Differential diagnosis
Differential diagnosis includes all causes of renal hypomagnesemia, particularly diseases associated with hypocalciuria such as Gitelman syndrome, EAST syndrome and familial primary hypomagnesemia with normocalciuria and normocalcemia (see these terms).

Antenatal diagnosis
Prenatal diagnosis relies on detection of bilateral hyperechogenic kidneys of normal or moderately enlarged size by ultrasound in patients with HNF1B mutations.

Genetic counseling
Transmission is autosomal dominant. Genetic counseling may be proposed and the recurrence risk is 50%.

Management and treatment
Management is mainly symptomatic and includes oral magnesium supplements.

Visit the Orphanet disease page for more resources.

Symptoms

This table lists symptoms that people with this disease may have. For most diseases, symptoms will vary from person to person. People with the same disease may not have all the symptoms listed. This information comes from a database called the Human Phenotype Ontology (HPO) . The HPO collects information on symptoms that have been described in medical resources. The HPO is updated regularly. Use the HPO ID to access more in-depth information about a symptom.

Medical Terms Other Names
Learn More:
HPO ID
5%-29% of people have these symptoms
Renal insufficiency
Renal failure
Renal failure in adulthood

[ more ]

0000083
Percent of people who have these symptoms is not available through HPO
Autosomal dominant inheritance
0000006
Chondrocalcinosis
Calcium deposits in joints
0000934
Generalized muscle weakness
0003324
Hypocalciuria
Low urine calcium levels
0003127
Hypokalemia
Low blood potassium levels
0002900
Hypomagnesemia
Low blood magnesium levels
0002917
Renal magnesium wasting
0005567
Seizure
0001250

Diagnosis

Making a diagnosis for a genetic or rare disease can often be challenging. Healthcare professionals typically look at a person’s medical history, symptoms, physical exam, and laboratory test results in order to make a diagnosis. The following resources provide information relating to diagnosis and testing for this condition. If you have questions about getting a diagnosis, you should contact a healthcare professional.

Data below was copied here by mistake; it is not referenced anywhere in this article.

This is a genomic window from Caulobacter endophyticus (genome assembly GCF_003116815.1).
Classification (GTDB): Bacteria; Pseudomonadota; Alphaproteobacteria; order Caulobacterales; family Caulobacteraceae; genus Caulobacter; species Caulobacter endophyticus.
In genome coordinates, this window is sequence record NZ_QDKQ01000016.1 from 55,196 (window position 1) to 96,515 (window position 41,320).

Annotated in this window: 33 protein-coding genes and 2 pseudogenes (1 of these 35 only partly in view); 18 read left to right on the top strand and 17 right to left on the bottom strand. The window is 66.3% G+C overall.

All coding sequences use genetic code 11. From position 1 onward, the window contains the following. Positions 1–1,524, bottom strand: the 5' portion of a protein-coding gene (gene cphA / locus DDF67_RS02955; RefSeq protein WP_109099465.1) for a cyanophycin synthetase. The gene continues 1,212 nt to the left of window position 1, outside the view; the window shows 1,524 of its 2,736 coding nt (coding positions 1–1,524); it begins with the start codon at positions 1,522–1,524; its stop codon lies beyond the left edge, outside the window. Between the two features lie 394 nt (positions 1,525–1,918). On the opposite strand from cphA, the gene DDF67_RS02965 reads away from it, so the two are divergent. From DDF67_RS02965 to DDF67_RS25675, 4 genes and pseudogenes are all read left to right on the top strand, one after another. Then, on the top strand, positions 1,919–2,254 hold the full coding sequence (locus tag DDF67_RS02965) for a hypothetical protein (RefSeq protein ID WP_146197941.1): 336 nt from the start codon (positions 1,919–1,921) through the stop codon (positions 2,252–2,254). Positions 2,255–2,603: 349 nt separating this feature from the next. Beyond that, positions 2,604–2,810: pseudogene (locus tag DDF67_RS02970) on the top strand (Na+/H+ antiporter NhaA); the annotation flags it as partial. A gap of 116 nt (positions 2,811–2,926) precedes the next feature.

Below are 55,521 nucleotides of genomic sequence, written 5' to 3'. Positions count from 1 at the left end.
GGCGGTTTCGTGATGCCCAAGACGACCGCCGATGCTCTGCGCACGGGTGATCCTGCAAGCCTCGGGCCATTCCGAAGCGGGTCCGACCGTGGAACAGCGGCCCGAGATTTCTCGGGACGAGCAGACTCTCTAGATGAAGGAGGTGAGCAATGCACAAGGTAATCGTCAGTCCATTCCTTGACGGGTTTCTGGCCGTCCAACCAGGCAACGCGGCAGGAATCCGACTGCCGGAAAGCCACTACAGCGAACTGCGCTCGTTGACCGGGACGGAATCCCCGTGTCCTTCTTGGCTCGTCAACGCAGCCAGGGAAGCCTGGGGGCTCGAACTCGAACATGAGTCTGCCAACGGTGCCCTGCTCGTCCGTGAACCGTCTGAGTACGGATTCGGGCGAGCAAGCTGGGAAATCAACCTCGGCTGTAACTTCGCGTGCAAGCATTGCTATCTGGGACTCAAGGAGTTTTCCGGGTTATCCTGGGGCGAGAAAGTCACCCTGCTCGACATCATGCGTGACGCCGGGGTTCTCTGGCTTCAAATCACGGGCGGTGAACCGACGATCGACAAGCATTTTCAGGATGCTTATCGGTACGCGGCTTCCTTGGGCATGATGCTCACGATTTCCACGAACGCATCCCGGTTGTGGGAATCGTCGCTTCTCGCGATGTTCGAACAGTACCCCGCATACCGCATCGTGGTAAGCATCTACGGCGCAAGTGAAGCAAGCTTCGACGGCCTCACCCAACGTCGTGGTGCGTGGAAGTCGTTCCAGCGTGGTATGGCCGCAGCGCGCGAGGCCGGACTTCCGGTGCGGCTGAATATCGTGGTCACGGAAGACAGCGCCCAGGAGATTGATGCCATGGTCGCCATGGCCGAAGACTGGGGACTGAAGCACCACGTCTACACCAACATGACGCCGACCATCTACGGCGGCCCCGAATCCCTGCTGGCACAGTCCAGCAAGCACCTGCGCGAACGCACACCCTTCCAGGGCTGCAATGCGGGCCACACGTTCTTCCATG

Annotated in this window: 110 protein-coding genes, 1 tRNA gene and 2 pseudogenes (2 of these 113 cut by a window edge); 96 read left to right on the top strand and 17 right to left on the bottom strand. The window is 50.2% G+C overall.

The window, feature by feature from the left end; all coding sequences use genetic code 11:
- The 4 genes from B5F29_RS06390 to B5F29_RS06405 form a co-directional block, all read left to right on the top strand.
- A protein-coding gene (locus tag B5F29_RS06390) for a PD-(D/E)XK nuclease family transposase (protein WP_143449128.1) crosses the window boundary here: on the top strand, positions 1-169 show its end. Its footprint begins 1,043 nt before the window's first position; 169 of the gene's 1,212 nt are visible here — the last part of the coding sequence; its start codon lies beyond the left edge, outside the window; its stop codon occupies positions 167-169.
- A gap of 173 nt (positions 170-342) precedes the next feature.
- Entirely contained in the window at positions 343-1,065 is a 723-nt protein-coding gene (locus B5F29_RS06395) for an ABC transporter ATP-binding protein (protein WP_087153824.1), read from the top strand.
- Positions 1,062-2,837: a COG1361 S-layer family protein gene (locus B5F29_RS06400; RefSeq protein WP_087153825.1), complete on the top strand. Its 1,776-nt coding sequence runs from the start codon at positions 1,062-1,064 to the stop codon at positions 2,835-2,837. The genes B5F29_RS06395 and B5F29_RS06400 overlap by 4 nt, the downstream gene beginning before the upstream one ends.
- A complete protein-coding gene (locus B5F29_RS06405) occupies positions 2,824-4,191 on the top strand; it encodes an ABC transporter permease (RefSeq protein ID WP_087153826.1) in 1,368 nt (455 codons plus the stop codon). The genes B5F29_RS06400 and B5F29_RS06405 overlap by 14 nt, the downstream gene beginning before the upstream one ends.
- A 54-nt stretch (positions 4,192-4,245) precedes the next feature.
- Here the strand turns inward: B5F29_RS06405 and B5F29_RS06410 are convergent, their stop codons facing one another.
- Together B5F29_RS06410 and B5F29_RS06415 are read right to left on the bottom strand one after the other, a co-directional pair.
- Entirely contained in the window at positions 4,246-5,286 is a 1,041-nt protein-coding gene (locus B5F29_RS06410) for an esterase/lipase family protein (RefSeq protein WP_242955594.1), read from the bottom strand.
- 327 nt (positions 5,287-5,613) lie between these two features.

Testing Resources

  • The Genetic Testing Registry (GTR) provides information about the genetic tests for this condition. The intended audience for the GTR is health care providers and researchers. Patients and consumers with specific questions about a genetic test should contact a health care provider or a genetics professional.

Learn more

These resources provide more information about this condition or associated symptoms. The in-depth resources contain medical and scientific language that may be hard to understand. You may want to review these resources with a medical professional.

In-Depth Information

  • The Monarch Initiative brings together data about this condition from humans and other species to help physicians and biomedical researchers. Monarch’s tools are designed to make it easier to compare the signs and symptoms (phenotypes) of different diseases and discover common features. This initiative is a collaboration between several academic institutions across the world and is funded by the National Institutes of Health. Visit the website to explore the biology of this condition.
  • Online Mendelian Inheritance in Man (OMIM) is a catalog of human genes and genetic disorders. Each entry has a summary of related medical articles. It is meant for health care professionals and researchers. OMIM is maintained by Johns Hopkins University School of Medicine. 
  • Orphanet is a European reference portal for information on rare diseases and orphan drugs. Access to this database is free of charge.
  • PubMed is a searchable database of medical literature and lists journal articles that discuss Renal hypomagnesemia 2. Click on the link to view a sample search on this topic.